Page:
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This one is about: Feeding Your Baby from Birth to Age 1
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I am forwarding some information from a Dr. who consults for our
department (Division of Children and Family Services - CPS) and occasionally
puts out some advice/information for social workers in response to questions
submitted to her. The attached item talks about what foods should babies be
getting when (months of age) and which foods should not be given. I thought
some of you might be interested in it. Since the children we typically deal
with are placed in foster care, she is talking from that viewpoint; the
information would pertain to any babies birth to age 1. Obviously, infants who
are with their birth parents may be breastfed.
What is a normal diet for a baby from birth to one year of age entering foster care?
Since almost all of our infants in foster care are there because of reasons that eliminate breast feeding by the mother (and since “wet nurses” are hard to find these days) formula is always the first answer. The progression through the year looks like this…..
Newborn – 4-6 months…
Standard iron fortified formulas only. Similac with iron, Enfamil with iron, or Good Start are examples. These formulas have stood the test of
time. Newborns are fed on demand and this usually works out to 3-4 ounces every 2-3 hours. Over time, the volume and the time between feeds increases. The baby’s behavior and cues make this happen usually. The usual formula maximum is 32 ounces in 24 hours. And, formula is to be used until one year of age. Also, all formula has the full vitamin content needed and the only additional supplement would be fluoride if it’s not in the water.
Other formulas such as soy (Isomil, Prosobee) or specialized ones, are only to be used for special conditions which should be discussed with the PCP, nutritionist or WIC.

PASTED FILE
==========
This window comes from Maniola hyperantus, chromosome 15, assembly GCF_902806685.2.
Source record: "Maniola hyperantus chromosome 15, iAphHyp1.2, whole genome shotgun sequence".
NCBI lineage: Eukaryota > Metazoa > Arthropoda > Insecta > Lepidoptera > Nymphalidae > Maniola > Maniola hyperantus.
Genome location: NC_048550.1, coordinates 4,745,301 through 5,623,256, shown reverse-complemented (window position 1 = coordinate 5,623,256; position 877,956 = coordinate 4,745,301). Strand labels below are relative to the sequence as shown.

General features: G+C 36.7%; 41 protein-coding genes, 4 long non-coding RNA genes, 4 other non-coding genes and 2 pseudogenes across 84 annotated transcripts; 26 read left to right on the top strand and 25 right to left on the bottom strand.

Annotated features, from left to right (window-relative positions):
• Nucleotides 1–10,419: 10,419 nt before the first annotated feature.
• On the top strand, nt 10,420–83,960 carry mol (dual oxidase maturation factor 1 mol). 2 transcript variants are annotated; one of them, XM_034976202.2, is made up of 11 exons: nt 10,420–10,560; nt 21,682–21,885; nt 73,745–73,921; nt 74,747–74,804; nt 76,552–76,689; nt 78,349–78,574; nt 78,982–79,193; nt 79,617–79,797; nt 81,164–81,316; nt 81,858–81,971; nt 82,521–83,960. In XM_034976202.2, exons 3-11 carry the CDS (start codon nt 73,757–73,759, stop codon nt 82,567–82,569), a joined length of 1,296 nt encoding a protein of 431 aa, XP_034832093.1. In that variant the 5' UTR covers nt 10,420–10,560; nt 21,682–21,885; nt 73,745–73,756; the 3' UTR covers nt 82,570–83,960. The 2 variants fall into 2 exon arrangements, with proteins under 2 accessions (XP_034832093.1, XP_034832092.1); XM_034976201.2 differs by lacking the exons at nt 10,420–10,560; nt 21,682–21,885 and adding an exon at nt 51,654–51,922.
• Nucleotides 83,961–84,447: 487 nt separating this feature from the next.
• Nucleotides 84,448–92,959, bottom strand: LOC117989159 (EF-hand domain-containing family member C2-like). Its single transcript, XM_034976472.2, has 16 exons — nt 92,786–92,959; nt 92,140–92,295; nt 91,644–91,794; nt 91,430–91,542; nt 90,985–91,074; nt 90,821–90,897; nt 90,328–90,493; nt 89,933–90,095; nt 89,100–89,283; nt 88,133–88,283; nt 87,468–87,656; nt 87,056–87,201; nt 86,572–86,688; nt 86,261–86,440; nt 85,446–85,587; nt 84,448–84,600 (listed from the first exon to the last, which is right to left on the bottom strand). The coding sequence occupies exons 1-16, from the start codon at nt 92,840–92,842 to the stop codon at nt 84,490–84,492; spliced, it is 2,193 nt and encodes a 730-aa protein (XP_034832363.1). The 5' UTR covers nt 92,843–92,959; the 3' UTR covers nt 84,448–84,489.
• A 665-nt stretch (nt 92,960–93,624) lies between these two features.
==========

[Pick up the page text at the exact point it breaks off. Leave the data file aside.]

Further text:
Regular cow’s milk is never used in the first year because it does not digest.
Juice is not to be given at this age unless prescribed by the PCP for constipation.
Water is only given if the baby may be losing water secondary to hot weather or some other situation.
Cereals and solids are not given at this age.
The bottle should never be propped or given in bed, and should never be heated in the microwave (the formula gets too hot, but the bottle may not feel hot).
Baby cereals can be begun, specifically, rice, oats and barley. These should be fed in a spoon (not a bottle) and after formula.
This begins the MESSY phase. Be prepared.
Baby (stained and pureed) fruits and vegetables can start now. New foods should be added one at a time with 5-7 days before the next one.
Feeding should never be forcing and baby cues such as turning away , bubble blowing, and out and out hitting the spoon are signs of being done.
Now it’s messy and colorful.
Now strained meats and beans, cottage cheese, and egg yolks can be added.
Baby wheat and mixed cereals can be added. The point of all of the gradual additions and exposures to different foods is to avoid allergies and sensitivities. Also mashed fruits and vegetables, and soft cheeses can be added.
And now comes the best part…finger foods (or, how cheerios and avocado got in her ear). This does include chunks of peeled soft fruit and vegetables, cheerios, crackers and toast pieces, and small tender pieces of meat or tofu.
This does not include chips, nuts, seeds, popcorn or gum.
Cup feeding begins and can be formula, juice or water. This was the era when I wished that I had an indoor garden hose and that my kitchen floor was concrete and sloped to a drain in the middle.
Finger foods and self feeding and fish and whole eggs can be added. At 12 months formula stops and should be replaced by WHOLE cow’s milk until age 2 years. Babies actually need the good fat in whole cow’s milk. Weaning from the bottle to the cup should occur from 12-15 months.
Babies should NEVER have…
Honey (even organic) because of botulism.
Salted foods, spices or soy sauce, etc. (They hate cayenne).
Alcohol (even Bud Lite).
Caffeine (even Seattle babies).
Pop, kool aid, Red Bull.
Chronic juice or chocolate milk in a bottle.
Chokers..chips, corn, candy (especially Gobstoppers…they will stop your
gob), raw peas, apples, celery, and carrots, raisins, popcorn, and please,
no hot dogs.
Take home message….
-All mealtimes should be with people sitting down (the car doesn’t count),
relaxed and happy. Believe it or not, kids and babies get more and healthier
calories this way.
-Messy is good. This is a Montessouri mealtime….food is not only for eating
but for experiencing with all of your senses.
-Forcing, bribing, tricking and punishing are not good.
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